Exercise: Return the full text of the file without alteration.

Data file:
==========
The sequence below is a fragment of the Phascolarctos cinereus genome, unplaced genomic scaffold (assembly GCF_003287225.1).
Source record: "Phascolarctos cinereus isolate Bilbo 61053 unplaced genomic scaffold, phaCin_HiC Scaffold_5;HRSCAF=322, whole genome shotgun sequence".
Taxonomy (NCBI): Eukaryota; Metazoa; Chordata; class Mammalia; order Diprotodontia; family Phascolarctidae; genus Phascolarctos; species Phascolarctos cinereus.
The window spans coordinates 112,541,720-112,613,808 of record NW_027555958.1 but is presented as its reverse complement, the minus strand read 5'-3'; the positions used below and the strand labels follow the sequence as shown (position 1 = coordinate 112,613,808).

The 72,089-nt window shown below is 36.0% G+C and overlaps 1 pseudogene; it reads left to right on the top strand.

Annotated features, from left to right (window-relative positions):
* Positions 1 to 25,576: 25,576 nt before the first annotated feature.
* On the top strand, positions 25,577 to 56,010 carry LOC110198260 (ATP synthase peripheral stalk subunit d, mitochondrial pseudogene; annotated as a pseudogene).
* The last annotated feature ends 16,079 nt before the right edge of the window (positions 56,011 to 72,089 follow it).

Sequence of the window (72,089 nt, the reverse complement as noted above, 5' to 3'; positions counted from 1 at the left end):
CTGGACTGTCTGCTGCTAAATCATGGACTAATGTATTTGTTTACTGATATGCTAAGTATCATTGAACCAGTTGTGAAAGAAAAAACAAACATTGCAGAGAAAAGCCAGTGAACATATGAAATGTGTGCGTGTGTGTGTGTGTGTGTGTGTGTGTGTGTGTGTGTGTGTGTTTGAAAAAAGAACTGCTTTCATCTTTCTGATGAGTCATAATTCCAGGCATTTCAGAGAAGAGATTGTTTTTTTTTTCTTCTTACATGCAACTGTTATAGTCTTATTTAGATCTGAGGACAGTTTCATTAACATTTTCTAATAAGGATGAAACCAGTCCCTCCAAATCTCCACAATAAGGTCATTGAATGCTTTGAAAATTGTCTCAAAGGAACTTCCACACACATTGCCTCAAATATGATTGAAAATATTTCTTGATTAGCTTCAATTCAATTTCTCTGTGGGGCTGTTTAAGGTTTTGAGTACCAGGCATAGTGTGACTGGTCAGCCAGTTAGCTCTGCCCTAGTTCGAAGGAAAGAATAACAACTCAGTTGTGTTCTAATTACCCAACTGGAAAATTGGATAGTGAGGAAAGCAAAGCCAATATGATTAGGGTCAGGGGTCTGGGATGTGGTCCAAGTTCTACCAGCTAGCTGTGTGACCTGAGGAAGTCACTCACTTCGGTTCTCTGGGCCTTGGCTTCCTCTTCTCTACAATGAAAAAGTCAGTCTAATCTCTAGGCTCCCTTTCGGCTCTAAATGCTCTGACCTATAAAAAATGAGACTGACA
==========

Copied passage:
The sequence below is a fragment of the Phascolarctos cinereus genome, unplaced genomic scaffold (assembly GCF_003287225.1).
Source record: "Phascolarctos cinereus isolate Bilbo 61053 unplaced genomic scaffold, phaCin_HiC Scaffold_5;HRSCAF=322, whole genome shotgun sequence".
Taxonomy (NCBI): Eukaryota; Metazoa; Chordata; class Mammalia; order Diprotodontia; family Phascolarctidae; genus Phascolarctos; species Phascolarctos cinereus.
The window spans coordinates 112,541,720-112,613,808 of record NW_027555958.1 but is presented as its reverse complement, the minus strand read 5'-3'; the positions used below and the strand labels follow the sequence as shown (position 1 = coordinate 112,613,808).

The 72,089-nt window shown below is 36.0% G+C and overlaps 1 pseudogene; it reads left to right on the top strand.

Annotated features, from left to right (window-relative positions):
* Positions 1 to 25,576: 25,576 nt before the first annotated feature.
* On the top strand, positions 25,577 to 56,010 carry LOC110198260 (ATP synthase peripheral stalk subunit d, mitochondrial pseudogene; annotated as a pseudogene).
* The last annotated feature ends 16,079 nt before the right edge of the window (positions 56,011 to 72,089 follow it).

Sequence of the window (72,089 nt, the reverse complement as noted above, 5' to 3'; positions counted from 1 at the left end):
CTGGACTGTCTGCTGCTAAATCATGGACTAATGTATTTGTTTACTGATATGCTAAGTATCATTGAACCAGTTGTGAAAGAAAAAACAAACATTGCAGAGAAAAGCCAGTGAACATATGAAATGTGTGCGTGTGTGTGTGTGTGTGTGTGTGTGTGTGTGTGTGTGTGTGTTTGAAAAAAGAACTGCTTTCATCTTTCTGATGAGTCATAATTCCAGGCATTTCAGAGAAGAGATTGTTTTTTTTTTCTTCTTACATGCAACTGTTATAGTCTTATTTAGATCTGAGGACAGTTTCATTAACATTTTCTAATAAGGATGAAACCAGTCCCTCCAAATCTCCACAATAAGGTCATTGAATGCTTTGAAAATTGTCTCAAAGGAACTTCCACACACATTGCCTCAAATATGATTGAAAATATTTCTTGATTAGCTTCAATTCAATTTCTCTGTGGGGCTGTTTAAGGTTTTGAGTACCAGGCATAGTGTGACTGGTCAGCCAGTTAGCTCTGCCCTAGTTCGAAGGAAAGAATAACAACTCAGTTGTGTTCTAATTACCCAACTGGAAAATTGGATAGTGAGGAAAGCAAAGCCAATATGATTAGGGTCAGGGGTCTGGGATGTGGTCCAAGTTCTACCAGCTAGCTGTGTGACCTGAGGAAGTCACTCACTTCGGTTCTCTGGGCCTTGGCTTCCTCTTCTCTACAATGAAAAAGTCAGTCTAATCTCTAGGCTCCCTTTCGGCTCTAAATGCTCTGACCTATAAAAAATGAGACTGACA